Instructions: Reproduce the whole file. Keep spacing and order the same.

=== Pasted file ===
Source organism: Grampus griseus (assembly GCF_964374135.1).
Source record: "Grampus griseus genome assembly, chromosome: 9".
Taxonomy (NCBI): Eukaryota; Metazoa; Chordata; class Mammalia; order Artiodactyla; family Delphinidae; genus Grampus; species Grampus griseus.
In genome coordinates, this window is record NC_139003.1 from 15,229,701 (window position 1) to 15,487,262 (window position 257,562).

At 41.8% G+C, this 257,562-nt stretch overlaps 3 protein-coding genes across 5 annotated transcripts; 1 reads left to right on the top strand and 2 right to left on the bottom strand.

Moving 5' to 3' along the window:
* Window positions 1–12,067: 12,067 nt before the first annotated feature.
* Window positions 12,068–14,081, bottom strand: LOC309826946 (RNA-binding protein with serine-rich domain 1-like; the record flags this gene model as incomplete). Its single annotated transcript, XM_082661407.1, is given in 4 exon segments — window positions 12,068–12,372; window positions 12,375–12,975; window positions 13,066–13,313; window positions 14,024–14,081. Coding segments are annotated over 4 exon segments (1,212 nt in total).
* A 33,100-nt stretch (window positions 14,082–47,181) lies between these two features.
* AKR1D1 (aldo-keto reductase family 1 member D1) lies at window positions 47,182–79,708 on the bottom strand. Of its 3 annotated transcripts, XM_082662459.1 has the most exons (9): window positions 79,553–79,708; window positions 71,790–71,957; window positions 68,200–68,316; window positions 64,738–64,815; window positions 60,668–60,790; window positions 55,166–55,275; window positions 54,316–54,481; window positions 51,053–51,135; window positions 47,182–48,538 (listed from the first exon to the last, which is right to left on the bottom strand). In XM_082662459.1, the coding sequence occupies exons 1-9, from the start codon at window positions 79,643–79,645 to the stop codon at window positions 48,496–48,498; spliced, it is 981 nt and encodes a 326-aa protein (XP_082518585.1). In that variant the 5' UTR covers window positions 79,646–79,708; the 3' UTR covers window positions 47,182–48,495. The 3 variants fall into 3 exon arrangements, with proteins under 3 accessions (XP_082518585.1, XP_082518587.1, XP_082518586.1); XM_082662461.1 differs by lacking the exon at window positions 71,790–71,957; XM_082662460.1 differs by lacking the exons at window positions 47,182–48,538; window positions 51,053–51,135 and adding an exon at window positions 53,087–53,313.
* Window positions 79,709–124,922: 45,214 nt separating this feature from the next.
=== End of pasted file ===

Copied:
Source organism: Grampus griseus (assembly GCF_964374135.1).
Source record: "Grampus griseus genome assembly, chromosome: 9".
Taxonomy (NCBI): Eukaryota; Metazoa; Chordata; class Mammalia; order Artiodactyla; family Delphinidae; genus Grampus; species Grampus griseus.
In genome coordinates, this window is record NC_139003.1 from 15,229,701 (window position 1) to 15,487,262 (window position 257,562).

At 41.8% G+C, this 257,562-nt stretch overlaps 3 protein-coding genes across 5 annotated transcripts; 1 reads left to right on the top strand and 2 right to left on the bottom strand.

Moving 5' to 3' along the window:
* Window positions 1–12,067: 12,067 nt before the first annotated feature.
* Window positions 12,068–14,081, bottom strand: LOC309826946 (RNA-binding protein with serine-rich domain 1-like; the record flags this gene model as incomplete). Its single annotated transcript, XM_082661407.1, is given in 4 exon segments — window positions 12,068–12,372; window positions 12,375–12,975; window positions 13,066–13,313; window positions 14,024–14,081. Coding segments are annotated over 4 exon segments (1,212 nt in total).
* A 33,100-nt stretch (window positions 14,082–47,181) lies between these two features.
* AKR1D1 (aldo-keto reductase family 1 member D1) lies at window positions 47,182–79,708 on the bottom strand. Of its 3 annotated transcripts, XM_082662459.1 has the most exons (9): window positions 79,553–79,708; window positions 71,790–71,957; window positions 68,200–68,316; window positions 64,738–64,815; window positions 60,668–60,790; window positions 55,166–55,275; window positions 54,316–54,481; window positions 51,053–51,135; window positions 47,182–48,538 (listed from the first exon to the last, which is right to left on the bottom strand). In XM_082662459.1, the coding sequence occupies exons 1-9, from the start codon at window positions 79,643–79,645 to the stop codon at window positions 48,496–48,498; spliced, it is 981 nt and encodes a 326-aa protein (XP_082518585.1). In that variant the 5' UTR covers window positions 79,646–79,708; the 3' UTR covers window positions 47,182–48,495. The 3 variants fall into 3 exon arrangements, with proteins under 3 accessions (XP_082518585.1, XP_082518587.1, XP_082518586.1); XM_082662461.1 differs by lacking the exon at window positions 71,790–71,957; XM_082662460.1 differs by lacking the exons at window positions 47,182–48,538; window positions 51,053–51,135 and adding an exon at window positions 53,087–53,313.
* Window positions 79,709–124,922: 45,214 nt separating this feature from the next.